Saturday, 4 June 2011

Actophile Society 2: Southend-on-Sea


Actophile Society 2: Southend-on-Sea,

With Dave, Hannah, Jon, Yuka and Amy at Southend, in part two of English Heretic's leisurely psychopaddles in tomorrow's flotsam. What would a theme park look like to an archaeologist from another space and time. Iam obsessed with what we are actually seeing and the fairground natural cartoon surrealism feels like the perfect place to reframe reality as something altogether more deliriously unhinged.

My friend Jon is an Upminster lad, so grew up visiting Southend and Adventure Island in its older incarnation. The Crooked House, Helter Skelter and Pirate Island are still there but dwarfed and annexed to an almost quaint museum by the newer structures - which look more like apparatus to test the physiological breaking points of Astronauts. They represent an ergonomic, military approach to thrill seeking, eschewing the fuel of kitsch imagination that powered the wonky attractions of the past.

In trying to photograph the rides, I've been keeping in mind the aphorism that came to me a while back when walking through South Kensington (posted here).

"Can we reconstruct an exoticism from a carefully edited perspective of the exoteric? Could it be possible to create an entirely false travelogue from capturing the mundane at the correct angle?"

Ride 1: Pharaoh's Fear

A space time travelling archaeologist would have a field day of psychedelic and syncretic theories about Pharaoh's Fear, guarded by its phalanx of futuristic mummies. This ride is almost the perfect metaphor for instilling the delirious surreal - Iam listening to Sun Ra's Solar Myth Approach as I write this entry and this is a soundtrack that could easily accompany the unearthing of the Pharaoh's Fear's stellate vehicle. What kind of curses would be set upon the excavators of this ludic tomb?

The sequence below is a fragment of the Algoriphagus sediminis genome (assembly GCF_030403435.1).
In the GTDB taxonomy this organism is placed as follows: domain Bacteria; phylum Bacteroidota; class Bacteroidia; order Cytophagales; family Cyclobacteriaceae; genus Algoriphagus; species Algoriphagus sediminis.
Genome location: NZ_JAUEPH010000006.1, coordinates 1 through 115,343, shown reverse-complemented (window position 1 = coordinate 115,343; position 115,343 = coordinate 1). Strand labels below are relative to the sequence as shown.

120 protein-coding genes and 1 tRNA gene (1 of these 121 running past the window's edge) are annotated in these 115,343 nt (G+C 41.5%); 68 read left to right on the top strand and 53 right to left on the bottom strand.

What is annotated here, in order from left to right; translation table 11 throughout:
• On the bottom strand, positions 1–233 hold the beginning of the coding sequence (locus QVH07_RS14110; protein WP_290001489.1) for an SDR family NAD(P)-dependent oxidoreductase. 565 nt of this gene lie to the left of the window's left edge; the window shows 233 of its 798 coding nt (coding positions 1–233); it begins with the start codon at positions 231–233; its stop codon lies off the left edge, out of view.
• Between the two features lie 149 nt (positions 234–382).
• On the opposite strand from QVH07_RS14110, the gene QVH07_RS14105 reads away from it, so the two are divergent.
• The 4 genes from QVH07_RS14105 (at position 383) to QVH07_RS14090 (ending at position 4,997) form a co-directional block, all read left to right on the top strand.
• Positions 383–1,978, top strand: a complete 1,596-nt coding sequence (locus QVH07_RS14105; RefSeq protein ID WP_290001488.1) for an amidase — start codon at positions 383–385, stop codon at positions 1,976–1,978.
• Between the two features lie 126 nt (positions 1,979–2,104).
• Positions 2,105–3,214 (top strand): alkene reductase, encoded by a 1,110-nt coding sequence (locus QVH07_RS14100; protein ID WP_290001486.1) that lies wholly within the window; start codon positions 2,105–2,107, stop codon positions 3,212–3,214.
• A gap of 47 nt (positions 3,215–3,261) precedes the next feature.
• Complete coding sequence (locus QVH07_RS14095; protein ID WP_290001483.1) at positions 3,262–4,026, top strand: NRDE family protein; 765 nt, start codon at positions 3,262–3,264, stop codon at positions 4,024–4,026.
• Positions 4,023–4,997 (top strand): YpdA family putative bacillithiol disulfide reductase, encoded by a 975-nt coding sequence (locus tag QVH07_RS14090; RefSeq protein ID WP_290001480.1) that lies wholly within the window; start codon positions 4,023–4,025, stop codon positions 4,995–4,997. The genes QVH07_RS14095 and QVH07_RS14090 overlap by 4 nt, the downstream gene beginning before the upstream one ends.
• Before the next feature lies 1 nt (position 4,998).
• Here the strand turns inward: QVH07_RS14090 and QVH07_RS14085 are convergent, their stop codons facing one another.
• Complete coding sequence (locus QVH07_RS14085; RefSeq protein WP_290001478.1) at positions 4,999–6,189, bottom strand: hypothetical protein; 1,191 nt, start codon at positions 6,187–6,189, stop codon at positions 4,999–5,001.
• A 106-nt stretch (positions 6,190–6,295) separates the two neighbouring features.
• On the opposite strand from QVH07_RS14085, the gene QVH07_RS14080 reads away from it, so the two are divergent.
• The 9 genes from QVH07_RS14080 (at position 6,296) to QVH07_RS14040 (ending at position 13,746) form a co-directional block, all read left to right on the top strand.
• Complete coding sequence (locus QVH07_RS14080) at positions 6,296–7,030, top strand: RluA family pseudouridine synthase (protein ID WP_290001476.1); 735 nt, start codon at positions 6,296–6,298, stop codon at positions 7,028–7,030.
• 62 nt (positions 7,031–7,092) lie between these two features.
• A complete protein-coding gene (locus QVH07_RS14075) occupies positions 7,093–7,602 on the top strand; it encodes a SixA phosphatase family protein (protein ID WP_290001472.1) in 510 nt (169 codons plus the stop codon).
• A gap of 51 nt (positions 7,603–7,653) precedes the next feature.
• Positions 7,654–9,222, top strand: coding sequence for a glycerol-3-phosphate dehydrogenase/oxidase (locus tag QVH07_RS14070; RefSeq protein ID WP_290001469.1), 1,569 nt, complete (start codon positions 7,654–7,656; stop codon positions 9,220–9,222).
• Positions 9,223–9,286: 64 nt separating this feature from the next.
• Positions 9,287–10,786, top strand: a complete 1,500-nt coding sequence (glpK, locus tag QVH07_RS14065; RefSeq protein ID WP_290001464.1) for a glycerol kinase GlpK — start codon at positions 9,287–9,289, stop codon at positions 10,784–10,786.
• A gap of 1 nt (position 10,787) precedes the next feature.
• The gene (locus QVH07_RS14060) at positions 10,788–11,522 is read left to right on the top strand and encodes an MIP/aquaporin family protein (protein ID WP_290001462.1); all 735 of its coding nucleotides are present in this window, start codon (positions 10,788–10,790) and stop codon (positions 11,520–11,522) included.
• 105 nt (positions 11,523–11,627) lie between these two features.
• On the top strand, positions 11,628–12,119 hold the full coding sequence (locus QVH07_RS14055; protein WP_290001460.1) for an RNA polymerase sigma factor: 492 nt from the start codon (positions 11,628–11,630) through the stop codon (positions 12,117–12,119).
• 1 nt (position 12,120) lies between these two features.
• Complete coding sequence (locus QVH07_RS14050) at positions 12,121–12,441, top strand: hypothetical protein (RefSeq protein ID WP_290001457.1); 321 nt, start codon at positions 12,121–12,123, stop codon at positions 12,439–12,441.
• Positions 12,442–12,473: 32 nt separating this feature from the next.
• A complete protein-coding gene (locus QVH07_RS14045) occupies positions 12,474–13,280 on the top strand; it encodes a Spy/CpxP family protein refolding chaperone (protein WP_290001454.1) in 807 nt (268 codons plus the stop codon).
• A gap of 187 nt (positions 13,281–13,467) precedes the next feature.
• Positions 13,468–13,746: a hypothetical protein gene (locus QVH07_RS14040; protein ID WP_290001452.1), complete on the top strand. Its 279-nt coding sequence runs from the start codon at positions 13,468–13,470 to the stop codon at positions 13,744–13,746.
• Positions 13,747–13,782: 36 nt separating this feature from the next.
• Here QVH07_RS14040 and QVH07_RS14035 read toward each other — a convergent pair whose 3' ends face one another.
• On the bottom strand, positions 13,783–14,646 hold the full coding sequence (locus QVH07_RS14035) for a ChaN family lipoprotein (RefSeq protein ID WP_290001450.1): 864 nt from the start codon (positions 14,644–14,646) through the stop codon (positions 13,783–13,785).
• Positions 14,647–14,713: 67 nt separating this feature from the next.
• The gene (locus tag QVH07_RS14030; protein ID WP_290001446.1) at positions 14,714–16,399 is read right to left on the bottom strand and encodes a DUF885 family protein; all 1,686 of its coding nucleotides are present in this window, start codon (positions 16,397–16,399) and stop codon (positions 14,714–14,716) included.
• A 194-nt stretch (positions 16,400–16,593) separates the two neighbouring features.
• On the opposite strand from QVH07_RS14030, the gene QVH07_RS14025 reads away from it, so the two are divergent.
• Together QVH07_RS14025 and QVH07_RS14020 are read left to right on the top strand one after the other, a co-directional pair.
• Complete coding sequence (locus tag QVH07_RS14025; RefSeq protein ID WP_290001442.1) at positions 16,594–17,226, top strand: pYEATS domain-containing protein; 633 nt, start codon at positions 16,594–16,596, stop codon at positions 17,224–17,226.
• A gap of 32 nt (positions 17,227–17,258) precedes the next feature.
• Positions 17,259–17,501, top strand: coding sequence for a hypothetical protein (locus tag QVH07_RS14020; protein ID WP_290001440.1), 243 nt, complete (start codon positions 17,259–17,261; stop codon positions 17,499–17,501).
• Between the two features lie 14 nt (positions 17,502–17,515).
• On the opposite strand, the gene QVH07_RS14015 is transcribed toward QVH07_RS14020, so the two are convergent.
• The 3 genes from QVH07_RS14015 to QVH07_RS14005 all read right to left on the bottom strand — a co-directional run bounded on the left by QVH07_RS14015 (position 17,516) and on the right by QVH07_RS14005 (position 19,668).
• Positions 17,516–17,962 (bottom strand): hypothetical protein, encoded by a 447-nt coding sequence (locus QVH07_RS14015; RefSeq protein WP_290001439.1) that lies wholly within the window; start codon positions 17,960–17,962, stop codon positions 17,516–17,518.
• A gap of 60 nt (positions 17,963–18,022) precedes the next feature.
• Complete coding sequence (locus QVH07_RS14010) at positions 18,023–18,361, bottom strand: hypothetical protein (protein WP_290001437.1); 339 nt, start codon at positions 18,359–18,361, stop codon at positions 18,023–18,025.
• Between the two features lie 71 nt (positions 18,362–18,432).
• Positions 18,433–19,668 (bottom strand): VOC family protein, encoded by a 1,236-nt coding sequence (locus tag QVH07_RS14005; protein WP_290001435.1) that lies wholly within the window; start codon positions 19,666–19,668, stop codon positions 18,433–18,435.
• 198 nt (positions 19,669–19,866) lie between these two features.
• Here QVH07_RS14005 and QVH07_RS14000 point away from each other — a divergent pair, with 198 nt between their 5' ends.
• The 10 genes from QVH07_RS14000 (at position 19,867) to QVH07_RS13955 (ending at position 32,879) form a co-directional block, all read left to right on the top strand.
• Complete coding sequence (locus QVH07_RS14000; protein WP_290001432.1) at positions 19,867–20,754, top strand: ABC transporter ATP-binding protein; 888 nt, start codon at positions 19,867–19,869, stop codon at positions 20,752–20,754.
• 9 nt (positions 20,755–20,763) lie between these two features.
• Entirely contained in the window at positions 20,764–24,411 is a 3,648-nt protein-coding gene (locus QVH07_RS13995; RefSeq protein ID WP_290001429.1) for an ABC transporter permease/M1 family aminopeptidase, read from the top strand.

Ride 2: Candy Cottage And The Fudge Factory

OK, not exactly a ride but more a fantastic voyage fuelled by sugar, who the hell is the marketeer behind the naming of these sweet shops? They sound like slang for something much less saccharine and much more profane.  It invokes all kind of queasy trips - Hansel and Gretel's anthropophagic forest retreat,  the archetype of the fun fair as the abductor's hunting ground. In a weird way the Candy Cottage  reminds me of Alma Tadema's The Flower Market - so perhaps what I am exploring with the future archaeology of the theme park, is analogous with desire of the Victorians to re-imagine Rome and Greece. I was recently visiting the Holbourne Gallery in Bath and was struck by a series of Giovanni Panini's Capriccio paintings. The whole notion of inverting the capriccio technique seems a very fecund mechanism for intuiting a mythic present from the perspective of an archaeological future.

Ride 3: Lucifer's Return Saloon

I can't tell you how much pleasure and possibility this crazy realm of the dust demon gave me. The hooded figure approaching the Helter Skelter is the spectre of Manson - Choronzonic destroyer of the 1960s.  I really hope when I finally confront a Babylonian djinn in the astral desert, he'll look like the Satanic Orville outside Lucifer's Saloon. What I love particularly about Philip K. Dick's exploration of Lovecraft in The Three Stigmata of Palmer Eldritch, is that when the egregores manifest, they have a decidedly Dr. Seussian air about them.  Strangely these are a lot more sinister than any imagined  HP Geiger occult fetish.

Ride 4: Firewheel

A Pagan Catholic Sacrifice machine, more like it. I can easily put myself in the mind of an overwrought self-appointed expert in comparative religion - cross referencing this ride with the Sun Wheels carved in the temples of Kornak. I love the idea of a religion part Jonestown, part techno-occultniks inventing these contraptions to hoist their sacrifants before the Solstice sun; all under the tutelage of a megalomaniacal  child emperor - The Heliogabalus of Southend-On-Sea.

Ride 5: Pirate Island

In finishing off this short exercise in tactical psychophotography, I must show this incredible picture Dave and I concocted. I was taking some snaps of the De-Chiricoesque tower, when Dave stuck a Super Mario toy in front of the lens - booty from one of the stalls. I told him to throw it up in the air and see if we could capture him. Almost paranormally, we managed to construct this photo whereby Mario appears to be stepping off the top of the building. I am sure most readers will think this is a wind up, but absolutely not. It also gives the picture a religious resonance: Crowley's Tower Card, figures falling from the Tower Of Babel. I'd love a future archaeologist of the funfair to discover this photo in their researches, and for it to construe a fabricated ritual intent for the Tower's past purpose.


Fearlono said...

Despite not having visited a theme park for many years (I was terrorized by frequent trips to Blackpool as a child), I must admit that you've made this look rather attractive.
Couldn't help myself from shouting "don't do it!" to Super Mario !
That's an uncanny photograph.

poultryhen said...

This is a true image. I saw the throw myself. Jon.